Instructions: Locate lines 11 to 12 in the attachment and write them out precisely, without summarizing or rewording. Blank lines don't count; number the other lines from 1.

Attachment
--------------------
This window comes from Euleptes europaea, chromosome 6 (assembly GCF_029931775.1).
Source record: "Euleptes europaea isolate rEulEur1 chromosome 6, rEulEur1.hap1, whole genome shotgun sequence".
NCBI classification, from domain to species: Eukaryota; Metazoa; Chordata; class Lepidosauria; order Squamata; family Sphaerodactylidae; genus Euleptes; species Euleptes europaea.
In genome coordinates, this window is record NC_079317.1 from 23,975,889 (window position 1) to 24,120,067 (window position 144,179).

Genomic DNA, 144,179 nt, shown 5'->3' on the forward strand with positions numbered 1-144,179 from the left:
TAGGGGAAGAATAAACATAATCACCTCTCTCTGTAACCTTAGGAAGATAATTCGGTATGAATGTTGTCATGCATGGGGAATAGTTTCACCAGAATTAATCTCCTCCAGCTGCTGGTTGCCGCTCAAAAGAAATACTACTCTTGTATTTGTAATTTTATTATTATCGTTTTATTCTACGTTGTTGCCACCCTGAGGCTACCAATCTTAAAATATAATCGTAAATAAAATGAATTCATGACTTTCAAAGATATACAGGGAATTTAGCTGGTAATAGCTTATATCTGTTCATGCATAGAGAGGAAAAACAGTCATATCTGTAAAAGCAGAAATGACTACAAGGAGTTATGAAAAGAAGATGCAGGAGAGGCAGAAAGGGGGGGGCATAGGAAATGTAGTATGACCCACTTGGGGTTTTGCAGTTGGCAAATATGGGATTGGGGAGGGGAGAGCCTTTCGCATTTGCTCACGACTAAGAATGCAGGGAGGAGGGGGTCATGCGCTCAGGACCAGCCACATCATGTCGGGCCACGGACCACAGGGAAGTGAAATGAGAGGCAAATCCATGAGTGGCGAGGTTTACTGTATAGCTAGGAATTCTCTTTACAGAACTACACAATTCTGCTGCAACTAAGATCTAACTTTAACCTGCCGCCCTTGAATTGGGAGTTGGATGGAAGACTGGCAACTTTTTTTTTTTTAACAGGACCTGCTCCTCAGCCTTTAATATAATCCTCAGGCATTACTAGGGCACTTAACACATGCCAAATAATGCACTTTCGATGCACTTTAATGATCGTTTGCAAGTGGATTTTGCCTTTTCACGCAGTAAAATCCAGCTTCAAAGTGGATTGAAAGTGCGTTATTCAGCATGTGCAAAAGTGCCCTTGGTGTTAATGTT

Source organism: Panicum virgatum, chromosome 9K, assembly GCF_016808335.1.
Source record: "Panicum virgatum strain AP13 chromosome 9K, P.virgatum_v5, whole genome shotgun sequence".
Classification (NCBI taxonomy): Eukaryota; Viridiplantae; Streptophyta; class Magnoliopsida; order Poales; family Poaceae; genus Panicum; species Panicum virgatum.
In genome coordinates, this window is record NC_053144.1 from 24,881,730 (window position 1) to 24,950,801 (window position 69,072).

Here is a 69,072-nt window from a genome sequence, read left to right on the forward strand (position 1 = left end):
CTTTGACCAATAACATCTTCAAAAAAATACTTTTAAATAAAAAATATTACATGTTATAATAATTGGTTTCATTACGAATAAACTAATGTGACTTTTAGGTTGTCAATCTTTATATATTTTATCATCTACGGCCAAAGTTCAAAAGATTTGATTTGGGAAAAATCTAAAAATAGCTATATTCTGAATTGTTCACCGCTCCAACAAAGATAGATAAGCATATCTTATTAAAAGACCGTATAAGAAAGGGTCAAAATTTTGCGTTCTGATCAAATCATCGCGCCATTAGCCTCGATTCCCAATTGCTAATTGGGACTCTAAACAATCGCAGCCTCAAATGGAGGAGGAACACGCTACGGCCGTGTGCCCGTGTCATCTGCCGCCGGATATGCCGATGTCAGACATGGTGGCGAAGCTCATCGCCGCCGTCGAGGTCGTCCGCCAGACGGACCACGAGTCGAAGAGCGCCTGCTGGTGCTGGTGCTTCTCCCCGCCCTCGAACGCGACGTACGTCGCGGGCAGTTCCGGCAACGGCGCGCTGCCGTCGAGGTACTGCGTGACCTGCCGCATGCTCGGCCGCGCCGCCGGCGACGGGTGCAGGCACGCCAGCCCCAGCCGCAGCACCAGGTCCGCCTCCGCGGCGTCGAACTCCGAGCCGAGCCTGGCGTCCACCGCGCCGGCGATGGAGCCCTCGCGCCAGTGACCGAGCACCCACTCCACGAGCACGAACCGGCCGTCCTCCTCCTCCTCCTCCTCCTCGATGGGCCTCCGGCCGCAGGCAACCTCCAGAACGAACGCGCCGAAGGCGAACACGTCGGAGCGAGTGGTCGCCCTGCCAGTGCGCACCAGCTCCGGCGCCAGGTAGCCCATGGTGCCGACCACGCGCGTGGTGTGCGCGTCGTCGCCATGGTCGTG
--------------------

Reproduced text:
Here is a 69,072-nt window from a genome sequence, read left to right on the forward strand (position 1 = left end):
CTTTGACCAATAACATCTTCAAAAAAATACTTTTAAATAAAAAATATTACATGTTATAATAATTGGTTTCATTACGAATAAACTAATGTGACTTTTAGGTTGTCAATCTTTATATATTTTATCATCTACGGCCAAAGTTCAAAAGATTTGATTTGGGAAAAATCTAAAAATAGCTATATTCTGAATTGTTCACCGCTCCAACAAAGATAGATAAGCATATCTTATTAAAAGACCGTATAAGAAAGGGTCAAAATTTTGCGTTCTGATCAAATCATCGCGCCATTAGCCTCGATTCCCAATTGCTAATTGGGACTCTAAACAATCGCAGCCTCAAATGGAGGAGGAACACGCTACGGCCGTGTGCCCGTGTCATCTGCCGCCGGATATGCCGATGTCAGACATGGTGGCGAAGCTCATCGCCGCCGTCGAGGTCGTCCGCCAGACGGACCACGAGTCGAAGAGCGCCTGCTGGTGCTGGTGCTTCTCCCCGCCCTCGAACGCGACGTACGTCGCGGGCAGTTCCGGCAACGGCGCGCTGCCGTCGAGGTACTGCGTGACCTGCCGCATGCTCGGCCGCGCCGCCGGCGACGGGTGCAGGCACGCCAGCCCCAGCCGCAGCACCAGGTCCGCCTCCGCGGCGTCGAACTCCGAGCCGAGCCTGGCGTCCACCGCGCCGGCGATGGAGCCCTCGCGCCAGTGACCGAGCACCCACTCCACGAGCACGAACCGGCCGTCCTCCTCCTCCTCCTCCTCCTCGATGGGCCTCCGGCCGCAGGCAACCTCCAGAACGAACGCGCCGAAGGCGAACACGTCGGAGCGAGTGGTCGCCCTGCCAGTGCGCACCAGCTCCGGCGCCAGGTAGCCCATGGTGCCGACCACGCGCGTGGTGTGCGCGTCGTCGCCATGGTCGTG